Ironically, the companies that may experience the greatest EPS growth from this change are the old dotcom darlings. Internet and telco companies whose earnings have evaporated (did they ever exist?) could post significant EPS growth as they eliminate the amortization of the huge amounts of goodwill they accumulated during the heady times when all-stock mergers were done at outrageous multiples. Hopefully these companies will resist the temptation to use this as an opportunity to generate renewed interest in their tired shares. (Not!)

5. Cash Flow

The amount of cash a company generates and uses during a period, calculated by adding noncash charges (such as depreciation) to the net income after taxes. Cash Flow can be used as an indication of a companys financial strength.

It is also sometimes referred to as the money value of trades in a stock during a trading day.

Cash flow is crucial to companies, having ample cash on hand will ensure that creditors, employees, and others can be paid on time.


Definition EBITDA is an abbreviation for Earnings before Interest, Tax, Depreciation and Amortization. It reports what the company would have earned during the period if it did not have to pay interest on its debt; didnt have to pay taxes; and had depreciated the full value of all assets at their acquisition.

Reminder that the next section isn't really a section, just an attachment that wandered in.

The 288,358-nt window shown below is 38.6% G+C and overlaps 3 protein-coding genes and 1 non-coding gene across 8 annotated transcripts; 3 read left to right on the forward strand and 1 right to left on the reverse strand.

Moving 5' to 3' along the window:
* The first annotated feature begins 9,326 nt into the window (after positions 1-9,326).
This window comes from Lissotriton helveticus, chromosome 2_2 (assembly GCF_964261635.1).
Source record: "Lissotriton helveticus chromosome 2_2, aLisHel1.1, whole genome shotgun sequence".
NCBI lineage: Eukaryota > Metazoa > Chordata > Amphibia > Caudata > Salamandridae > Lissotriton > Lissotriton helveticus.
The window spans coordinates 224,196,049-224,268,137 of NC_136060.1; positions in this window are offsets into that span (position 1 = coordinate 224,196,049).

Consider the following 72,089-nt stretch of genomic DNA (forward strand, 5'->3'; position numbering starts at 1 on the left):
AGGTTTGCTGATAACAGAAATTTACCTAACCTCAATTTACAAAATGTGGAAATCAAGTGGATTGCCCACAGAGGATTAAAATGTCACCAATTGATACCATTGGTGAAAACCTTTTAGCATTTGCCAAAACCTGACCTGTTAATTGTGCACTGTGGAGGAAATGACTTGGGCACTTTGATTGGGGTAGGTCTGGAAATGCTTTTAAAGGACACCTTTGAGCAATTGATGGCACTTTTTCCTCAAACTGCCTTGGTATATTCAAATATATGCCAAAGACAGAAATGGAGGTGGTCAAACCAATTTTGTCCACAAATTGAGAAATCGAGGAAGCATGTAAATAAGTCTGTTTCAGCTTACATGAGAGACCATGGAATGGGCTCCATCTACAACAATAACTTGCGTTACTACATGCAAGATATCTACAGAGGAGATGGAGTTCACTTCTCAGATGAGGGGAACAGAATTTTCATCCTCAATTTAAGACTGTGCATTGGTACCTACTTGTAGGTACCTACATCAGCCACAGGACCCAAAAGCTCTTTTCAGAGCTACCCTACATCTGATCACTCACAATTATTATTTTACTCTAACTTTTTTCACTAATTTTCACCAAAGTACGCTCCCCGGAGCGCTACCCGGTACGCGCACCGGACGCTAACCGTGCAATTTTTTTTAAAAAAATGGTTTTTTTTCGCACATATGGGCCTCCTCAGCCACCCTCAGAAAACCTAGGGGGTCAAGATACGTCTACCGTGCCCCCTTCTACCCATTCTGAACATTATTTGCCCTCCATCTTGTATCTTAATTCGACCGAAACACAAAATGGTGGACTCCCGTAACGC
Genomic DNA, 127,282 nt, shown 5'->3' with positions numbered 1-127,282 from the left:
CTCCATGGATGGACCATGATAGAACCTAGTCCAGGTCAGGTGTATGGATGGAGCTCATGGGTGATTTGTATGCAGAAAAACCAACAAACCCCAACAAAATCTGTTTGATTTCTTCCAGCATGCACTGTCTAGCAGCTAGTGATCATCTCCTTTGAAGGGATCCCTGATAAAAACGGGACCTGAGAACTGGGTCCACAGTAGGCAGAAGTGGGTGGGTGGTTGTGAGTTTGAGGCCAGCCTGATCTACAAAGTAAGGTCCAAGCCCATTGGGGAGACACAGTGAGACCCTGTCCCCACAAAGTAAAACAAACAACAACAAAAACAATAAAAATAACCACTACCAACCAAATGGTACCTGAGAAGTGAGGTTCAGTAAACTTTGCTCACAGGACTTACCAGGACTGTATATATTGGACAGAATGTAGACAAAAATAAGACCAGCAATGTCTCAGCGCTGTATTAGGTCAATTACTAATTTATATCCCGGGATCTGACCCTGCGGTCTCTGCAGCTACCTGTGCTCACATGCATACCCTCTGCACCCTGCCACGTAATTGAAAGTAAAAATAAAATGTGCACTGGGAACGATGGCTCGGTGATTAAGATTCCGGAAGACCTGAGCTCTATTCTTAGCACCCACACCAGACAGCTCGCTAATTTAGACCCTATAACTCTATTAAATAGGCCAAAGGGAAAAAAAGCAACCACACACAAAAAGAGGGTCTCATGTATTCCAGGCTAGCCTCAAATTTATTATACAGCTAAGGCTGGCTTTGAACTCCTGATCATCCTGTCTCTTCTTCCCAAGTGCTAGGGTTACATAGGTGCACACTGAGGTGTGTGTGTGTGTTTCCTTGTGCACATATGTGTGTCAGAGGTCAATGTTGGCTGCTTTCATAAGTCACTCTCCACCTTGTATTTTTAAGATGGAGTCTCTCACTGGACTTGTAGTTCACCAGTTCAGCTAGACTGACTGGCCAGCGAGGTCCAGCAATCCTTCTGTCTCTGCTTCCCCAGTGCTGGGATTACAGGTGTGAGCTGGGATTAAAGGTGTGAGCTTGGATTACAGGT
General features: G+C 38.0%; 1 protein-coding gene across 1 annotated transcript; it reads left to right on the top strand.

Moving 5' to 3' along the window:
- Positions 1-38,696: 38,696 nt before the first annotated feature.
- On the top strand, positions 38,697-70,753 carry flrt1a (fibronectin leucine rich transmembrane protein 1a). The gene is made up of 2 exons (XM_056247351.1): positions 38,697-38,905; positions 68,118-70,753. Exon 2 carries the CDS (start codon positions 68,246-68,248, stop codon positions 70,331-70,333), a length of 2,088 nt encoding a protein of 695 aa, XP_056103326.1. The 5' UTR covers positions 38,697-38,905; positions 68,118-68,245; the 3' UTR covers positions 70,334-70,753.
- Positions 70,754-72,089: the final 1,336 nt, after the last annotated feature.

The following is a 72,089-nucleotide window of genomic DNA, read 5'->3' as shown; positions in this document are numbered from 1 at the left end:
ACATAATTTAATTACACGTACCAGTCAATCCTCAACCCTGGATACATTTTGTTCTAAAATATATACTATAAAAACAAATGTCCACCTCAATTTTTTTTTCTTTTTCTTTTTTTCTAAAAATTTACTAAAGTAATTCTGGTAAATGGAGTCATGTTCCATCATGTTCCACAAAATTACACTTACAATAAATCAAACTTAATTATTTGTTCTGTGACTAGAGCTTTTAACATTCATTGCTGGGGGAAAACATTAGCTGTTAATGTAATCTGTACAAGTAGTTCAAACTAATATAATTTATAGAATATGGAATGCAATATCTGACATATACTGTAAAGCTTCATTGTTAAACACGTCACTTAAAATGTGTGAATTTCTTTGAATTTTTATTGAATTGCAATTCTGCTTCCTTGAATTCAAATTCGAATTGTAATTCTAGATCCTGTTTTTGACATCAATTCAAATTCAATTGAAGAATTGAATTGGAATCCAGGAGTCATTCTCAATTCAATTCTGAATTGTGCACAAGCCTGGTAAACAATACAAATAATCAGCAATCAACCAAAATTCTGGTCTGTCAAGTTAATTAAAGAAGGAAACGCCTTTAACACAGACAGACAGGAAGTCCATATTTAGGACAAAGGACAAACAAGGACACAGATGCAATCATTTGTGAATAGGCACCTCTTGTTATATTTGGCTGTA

It is roughly equivalent to the Operating Income line in the Income Statements.

Also Known As Earnings before Interest, Tax, Depreciation and Amortization

Earnings before Interest, Tax, Depreciation and Amortization - EBITDA

Earnings Before Interest, Tax, Depreciation and Amortization - EBITDA

EBITDA tells an investor how much money a company would have made if it didn’t have to pay interest on its debt, taxes, or take depreciation and amortization charges. EBITDA is intended to be an indicator of a company’s financial performance, not free cash flow as many investor incorrectly assume, originally coming into existence in the 180’s during the leveraged-buyout frenzy that epitomized the era of greed. The measurement has become so popular that many companies will boast charts and graphs of their increased EBITDA within the first five pages of their annual report. Investors, thinking this is wonderful, get excited about the business because it appears to be growing in leaps and bounds.

In its brilliance, Wall Street regrettably forgot one part of the equation common sense. Companies do have to pay interest, taxes, depreciation, and amortization. Treating these expenses like they don’t exist is the same mentality of the five year old who believes no one can see them when their eyes are closed � while they may enjoy pretending for a while, the IRS and the banks and bondholders who lent money to the company aren’t interested in playing games. When the bills come due, these entities want the money owed to them and can force bankruptcy if they aren’t paid.

Still not convinced? Picture this scenario